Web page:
By: Sarah C
Last week, the New York Times published a bombshell article bringing Brett Kavanaugh back into the public consciousness.
The article told the story of Deborah Ramirez, a classmate of Kavanaugh’s at Yale who was sexually harassed by him at a party. She recounted that Kavanaugh repeatedly thrust his penis in her face while his friends cheered him on. Ramirez allegedly supplied the FBI with a list of witnesses who saw the incident occur, none of which were interviewed by the FBI during the original probe. The problem however, is that Kavanaugh testified last year that the harassment Ramirez described never happened.
The article essentially accused the justice of perjury without actually saying the word “perjury,” a very on-brand move for the ever elusive New York Times. President Donald Trump took to Twitter to defend Kavanaugh after the article was published, advising Kavanaugh to sue for libel.
I’m starting to think Trump doesn’t know what libel means.
In August of 2018, after Bob Woodward’s book “Fear: Trump in the Whitehouse” was published, Trump urged lawmakers to make stricter libel laws. “Isn’t it a shame that someone can write an article or book, totally make up stories and form a picture of a person that is literally the exact opposite of the fact, and get away with it without retribution or cost. Don’t know why Washington politicians don’t change libel laws?” Trump tweeted.
Neither of these instances count as libel, though. In a libel case, as established in New York Times Co. v. Sullivan, proof of actual malice is required to award damages in the case of a public matter or public officials. Curtis Publishing Co. v. Butts went further on that idea, extending the requirement of proof of malice to public figures. The New York Times were just doing their job– reporting on the news. And Bob Woodward was also just doing his job– investigative journalism. As someone who has made his living on being a public figure, Trump seems to be struggling with one of the most important laws regulating speech for not only public figures, but public officials as well (read: Brett Kavanaugh.) Oh, the irony.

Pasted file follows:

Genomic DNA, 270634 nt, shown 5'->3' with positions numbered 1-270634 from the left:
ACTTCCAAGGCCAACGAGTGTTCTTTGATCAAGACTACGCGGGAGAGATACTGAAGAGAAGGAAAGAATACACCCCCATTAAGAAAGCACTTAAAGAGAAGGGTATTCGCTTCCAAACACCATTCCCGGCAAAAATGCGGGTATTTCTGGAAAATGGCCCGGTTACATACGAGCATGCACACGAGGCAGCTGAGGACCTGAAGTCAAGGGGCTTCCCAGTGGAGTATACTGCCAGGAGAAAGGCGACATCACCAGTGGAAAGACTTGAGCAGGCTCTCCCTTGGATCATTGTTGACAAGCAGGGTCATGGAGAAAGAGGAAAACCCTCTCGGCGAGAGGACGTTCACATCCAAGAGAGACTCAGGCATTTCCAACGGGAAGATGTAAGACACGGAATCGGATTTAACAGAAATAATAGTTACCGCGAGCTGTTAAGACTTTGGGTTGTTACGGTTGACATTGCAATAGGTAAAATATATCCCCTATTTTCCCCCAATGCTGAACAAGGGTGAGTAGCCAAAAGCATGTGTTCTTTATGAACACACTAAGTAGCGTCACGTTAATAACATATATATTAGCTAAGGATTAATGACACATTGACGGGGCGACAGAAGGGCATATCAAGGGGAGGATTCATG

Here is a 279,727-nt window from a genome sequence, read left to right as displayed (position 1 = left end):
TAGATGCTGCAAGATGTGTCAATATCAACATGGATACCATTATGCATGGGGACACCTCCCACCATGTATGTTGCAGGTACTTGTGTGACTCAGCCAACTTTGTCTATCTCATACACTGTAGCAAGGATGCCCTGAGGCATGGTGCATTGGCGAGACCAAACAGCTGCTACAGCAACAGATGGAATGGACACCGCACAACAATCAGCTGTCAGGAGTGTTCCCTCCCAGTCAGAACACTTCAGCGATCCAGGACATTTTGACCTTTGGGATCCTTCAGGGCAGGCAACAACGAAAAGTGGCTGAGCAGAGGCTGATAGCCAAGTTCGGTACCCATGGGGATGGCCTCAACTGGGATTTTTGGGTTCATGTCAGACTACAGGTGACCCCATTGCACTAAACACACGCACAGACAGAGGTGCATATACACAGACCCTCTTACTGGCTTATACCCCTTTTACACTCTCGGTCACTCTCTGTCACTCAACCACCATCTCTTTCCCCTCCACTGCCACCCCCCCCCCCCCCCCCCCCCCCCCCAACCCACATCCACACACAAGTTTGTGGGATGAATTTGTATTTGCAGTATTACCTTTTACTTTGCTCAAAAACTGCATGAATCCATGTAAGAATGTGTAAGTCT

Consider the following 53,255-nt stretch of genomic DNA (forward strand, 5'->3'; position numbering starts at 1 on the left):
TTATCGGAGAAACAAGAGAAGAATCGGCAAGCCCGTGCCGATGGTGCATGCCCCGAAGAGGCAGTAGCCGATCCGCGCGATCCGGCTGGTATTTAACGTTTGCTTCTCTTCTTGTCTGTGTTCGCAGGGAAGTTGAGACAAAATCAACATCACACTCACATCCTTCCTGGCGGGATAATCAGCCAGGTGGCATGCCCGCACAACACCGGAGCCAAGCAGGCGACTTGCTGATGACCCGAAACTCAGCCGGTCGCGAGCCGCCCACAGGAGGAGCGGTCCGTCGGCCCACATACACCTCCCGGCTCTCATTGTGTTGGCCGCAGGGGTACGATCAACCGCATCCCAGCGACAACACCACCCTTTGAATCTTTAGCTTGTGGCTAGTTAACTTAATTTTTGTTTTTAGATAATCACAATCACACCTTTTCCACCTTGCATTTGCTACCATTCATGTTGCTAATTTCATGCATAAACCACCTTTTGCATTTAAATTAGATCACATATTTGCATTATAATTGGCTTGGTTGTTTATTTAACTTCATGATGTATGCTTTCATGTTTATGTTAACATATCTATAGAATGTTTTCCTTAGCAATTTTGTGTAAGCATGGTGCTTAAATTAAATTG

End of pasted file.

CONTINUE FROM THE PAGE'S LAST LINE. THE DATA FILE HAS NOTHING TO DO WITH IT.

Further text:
Claiming libel every time someone expresses a critical opinion about you does not make you a very popular president. And extending the scope of libel laws doesn’t stop the critics, rather, it stokes their fire. Trump should take the example set by John Adams in 1798 with the Alien and Sedition Acts. These laws made it illegal for anyone to “write, print, utter, or publish . . . any false, scandalous and malicious writing” against the government. Rather than quelling his opposition, these laws enraged citizens all across the country, especially those in the newspaper business. After his presidency, the Alien and Sedition Acts weren’t renewed, but the damage had already been done. Adams’ legacy as president had been set in concrete as a thin-skinned president who silenced political opponents through force. Sound familiar?